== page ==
Exelis VIS at the ESIP Federation Summer Meeting
ENVI & IDL Services Engine provides advanced web services for EO data
Thomas Harris (@t_harris) here, reporting in from the ESIP Summer Meeting in Frisco, CO.
The Federation of Earth Science Information Partners (ESIP) is an open networked community that brings together science, data, and information technology practitioners. ESIP is a rapidly growing organization, doing great work promoting a vibrant community around Earth observation.
This week, I’ve been presenting a handful of projects VIS has been working on with collaborators in the Earth observation community, applying ENVI & IDL Services Engine to solve problems in data access and usability by providing online ENVI & IDL analytical capabilities as web services. The diversity of these projects speaks to the power and flexibility of ENVI & IDL Services Engine.
All of these applications highlight the potential value of ENVI & IDL Services Engine to organizations managing large amounts of Earth observation data. Existing IDL code, that may have been developed over decades in support of specific EO missions, can easily be deployed as web services, providing advanced algorithms for working with specific data types to a global audience.
A great example comes from James Goodman at HySpeed Computing who’s been using the ENVI & IDL Services Engine to develop the HICO Online Processing System, a cloud computing system that will provide online, on-demand, scalable remote sensing image processing capabilities. The HICO Online Processing System is funded by the Center for the Advancement of Science in Space (CASIS), and uses imagery from The Hyperspectral Imager for the Coastal Ocean (HICO), an imaging spectrometer that is flying on the International Space Station (ISS), and that's optimized for acquisition of aquatic targets. HICO data is archived and distributed by the Ocean Color team at NASA’s Goddard Space Flight Center. HySpeed Computing was able to easily create web services for a collection of coastal remote sensing algorithms that had been written over a number of years in IDL for deriving information on water properties, water depth, and habitat characteristics. The ENVI & IDL Services Engine allowed HySpeed to deploy the IDL applications to a global community of HICO data users via the web. Be sure to contact me (Thomas.firstname.lastname@example.org) if you’re interested in beta testing the HICO Online Processing System when it goes live via a site hosted on the Amazon Cloud. Click below to check out a poster describing the system.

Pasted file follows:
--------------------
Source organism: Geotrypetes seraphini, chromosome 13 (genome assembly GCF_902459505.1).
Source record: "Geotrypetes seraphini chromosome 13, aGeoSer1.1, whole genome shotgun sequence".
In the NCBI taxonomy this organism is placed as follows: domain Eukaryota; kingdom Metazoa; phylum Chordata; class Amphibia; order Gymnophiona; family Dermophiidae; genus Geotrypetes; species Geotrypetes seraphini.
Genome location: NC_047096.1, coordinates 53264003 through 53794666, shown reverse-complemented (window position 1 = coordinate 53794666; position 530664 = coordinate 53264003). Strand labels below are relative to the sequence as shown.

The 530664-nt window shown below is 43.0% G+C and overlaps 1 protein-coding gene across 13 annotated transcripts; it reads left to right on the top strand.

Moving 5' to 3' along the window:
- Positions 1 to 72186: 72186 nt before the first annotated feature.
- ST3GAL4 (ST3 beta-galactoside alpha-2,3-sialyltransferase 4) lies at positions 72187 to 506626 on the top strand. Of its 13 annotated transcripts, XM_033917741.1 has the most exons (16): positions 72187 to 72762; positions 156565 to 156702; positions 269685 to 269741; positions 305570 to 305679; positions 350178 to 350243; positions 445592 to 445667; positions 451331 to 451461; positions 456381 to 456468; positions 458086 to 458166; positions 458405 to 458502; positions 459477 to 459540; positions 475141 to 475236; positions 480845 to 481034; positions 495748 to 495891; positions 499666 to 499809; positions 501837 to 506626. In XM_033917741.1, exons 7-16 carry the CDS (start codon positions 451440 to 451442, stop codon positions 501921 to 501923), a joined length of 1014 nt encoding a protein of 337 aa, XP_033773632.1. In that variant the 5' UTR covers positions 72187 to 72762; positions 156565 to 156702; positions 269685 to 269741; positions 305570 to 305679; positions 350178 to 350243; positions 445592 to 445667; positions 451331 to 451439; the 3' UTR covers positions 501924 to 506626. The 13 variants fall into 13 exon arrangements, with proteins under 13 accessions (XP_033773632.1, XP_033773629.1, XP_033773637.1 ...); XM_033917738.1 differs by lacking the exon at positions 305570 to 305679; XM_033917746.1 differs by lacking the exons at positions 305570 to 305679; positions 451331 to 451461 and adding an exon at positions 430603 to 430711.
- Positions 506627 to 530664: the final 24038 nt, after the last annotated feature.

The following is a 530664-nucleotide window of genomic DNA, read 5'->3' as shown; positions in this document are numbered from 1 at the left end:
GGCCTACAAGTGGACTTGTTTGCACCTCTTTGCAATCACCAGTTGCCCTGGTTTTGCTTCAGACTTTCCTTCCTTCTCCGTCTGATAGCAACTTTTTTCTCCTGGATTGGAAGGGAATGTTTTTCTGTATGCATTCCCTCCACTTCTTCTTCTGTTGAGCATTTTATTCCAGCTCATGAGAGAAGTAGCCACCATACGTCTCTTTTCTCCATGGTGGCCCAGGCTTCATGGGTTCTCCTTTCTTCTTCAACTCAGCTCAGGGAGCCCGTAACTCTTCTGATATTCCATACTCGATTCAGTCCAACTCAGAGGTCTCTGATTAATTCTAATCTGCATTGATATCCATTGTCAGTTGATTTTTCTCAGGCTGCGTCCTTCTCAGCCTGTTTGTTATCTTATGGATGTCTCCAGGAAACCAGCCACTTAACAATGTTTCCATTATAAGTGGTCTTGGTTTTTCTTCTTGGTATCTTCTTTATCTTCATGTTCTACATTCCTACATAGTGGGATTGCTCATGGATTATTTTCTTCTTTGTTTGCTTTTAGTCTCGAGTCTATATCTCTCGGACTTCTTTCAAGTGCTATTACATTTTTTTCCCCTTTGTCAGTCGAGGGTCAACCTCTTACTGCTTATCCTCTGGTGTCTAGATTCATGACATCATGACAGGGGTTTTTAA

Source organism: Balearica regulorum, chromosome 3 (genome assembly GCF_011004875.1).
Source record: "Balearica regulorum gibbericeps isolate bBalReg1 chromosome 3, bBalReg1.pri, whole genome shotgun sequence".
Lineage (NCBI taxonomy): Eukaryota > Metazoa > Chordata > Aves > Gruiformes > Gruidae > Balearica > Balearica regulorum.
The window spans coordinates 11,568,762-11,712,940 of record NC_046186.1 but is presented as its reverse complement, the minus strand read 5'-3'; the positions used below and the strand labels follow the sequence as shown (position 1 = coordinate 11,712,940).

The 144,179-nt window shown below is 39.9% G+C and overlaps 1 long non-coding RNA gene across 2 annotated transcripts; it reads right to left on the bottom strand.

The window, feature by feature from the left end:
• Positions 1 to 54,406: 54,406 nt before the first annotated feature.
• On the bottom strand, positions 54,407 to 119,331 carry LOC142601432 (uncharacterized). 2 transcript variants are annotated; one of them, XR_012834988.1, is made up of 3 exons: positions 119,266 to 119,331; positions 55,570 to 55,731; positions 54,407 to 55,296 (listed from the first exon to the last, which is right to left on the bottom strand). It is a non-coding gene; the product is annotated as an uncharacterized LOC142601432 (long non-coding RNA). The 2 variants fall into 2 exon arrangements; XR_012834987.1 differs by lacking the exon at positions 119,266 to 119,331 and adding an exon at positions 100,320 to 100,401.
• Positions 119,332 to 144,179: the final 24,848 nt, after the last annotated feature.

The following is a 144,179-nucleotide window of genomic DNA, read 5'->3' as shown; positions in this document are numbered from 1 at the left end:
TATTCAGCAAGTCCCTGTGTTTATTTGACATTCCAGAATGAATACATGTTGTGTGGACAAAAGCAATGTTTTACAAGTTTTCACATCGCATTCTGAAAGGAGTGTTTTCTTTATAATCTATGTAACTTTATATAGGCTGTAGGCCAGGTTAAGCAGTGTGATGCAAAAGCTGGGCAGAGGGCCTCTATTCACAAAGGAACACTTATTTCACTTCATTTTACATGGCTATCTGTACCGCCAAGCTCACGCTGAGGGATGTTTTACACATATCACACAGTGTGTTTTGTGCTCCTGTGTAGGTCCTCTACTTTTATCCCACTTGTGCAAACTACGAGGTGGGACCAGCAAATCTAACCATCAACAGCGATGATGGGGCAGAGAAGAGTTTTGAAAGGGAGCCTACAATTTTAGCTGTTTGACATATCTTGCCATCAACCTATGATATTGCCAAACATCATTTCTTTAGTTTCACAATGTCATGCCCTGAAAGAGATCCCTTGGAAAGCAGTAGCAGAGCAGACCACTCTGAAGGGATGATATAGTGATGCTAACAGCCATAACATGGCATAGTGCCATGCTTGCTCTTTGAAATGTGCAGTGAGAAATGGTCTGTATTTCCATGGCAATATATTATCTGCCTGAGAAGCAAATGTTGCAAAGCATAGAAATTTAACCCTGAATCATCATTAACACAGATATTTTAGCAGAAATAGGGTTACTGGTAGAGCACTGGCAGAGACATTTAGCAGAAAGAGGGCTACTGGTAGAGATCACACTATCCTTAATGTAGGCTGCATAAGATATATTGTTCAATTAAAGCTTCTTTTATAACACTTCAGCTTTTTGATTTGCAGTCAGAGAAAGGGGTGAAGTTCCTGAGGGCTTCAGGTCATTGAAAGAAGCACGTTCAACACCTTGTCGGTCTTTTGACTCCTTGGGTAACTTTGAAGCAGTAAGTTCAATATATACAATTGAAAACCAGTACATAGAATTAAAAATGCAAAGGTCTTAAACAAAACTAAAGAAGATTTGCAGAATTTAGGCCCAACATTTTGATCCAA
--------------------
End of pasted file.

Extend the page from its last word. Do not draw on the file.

Joe Lee from the HDFGroup built an on-line processing engine for working with and visualizing NASA Hierarchical Data Format (HDF) data. The HDF Group provides a unique suite of technologies and supporting services that make possible the management of large and complex data collections. The HDFGroup mission is to advance and support Hierarchical Data Format (HDF) technologies, ensuring long-term access to HDF data. The HDFGroup developed NASA HDF-EOS data visualization web services from existing IDL codes, and deployed the services within the the HDFGroup web enterprise. The ENVI & IDL Services Engine works behind the scenes to execute the NASA HDF-EOS visualization application, and creates a visualization that can be displayed on a desktop, across an enterprise, or on any device that has access to the World Wide Web. Check out Joe’s presentation by clicking on the image below.
Martin Landsfeld and Bruce Caron from New Media Research created an open source Drupal module for interfacing with ENVI & IDLServices Engine. Their work provides a way for users of ENVI & IDL Services Engine to easily build a Drupal client interface that can be used to present IDL visualizations to users across the web. New Media Research is pointing the way forward for all those researchers who have IDL-based algorithms for working with specific data types, and who want to share those algorithms with a broader user community via the web. For example, the web site implemented by Marty and Bruce uses data from the Ozone Monitoring Instrument (OMI) on NASA’s Aura spacecraft, and provides users on the World Wide Web a way to interact with these data. If you’re interested in building a web client interface for interacting with ENVI & IDL Services Engine, consider the Drupal framework and extending the IDL/ENVI Bridge Module (1.0) from Science on Drupal Central. Check out a PDF of their poster by clicking on the image below.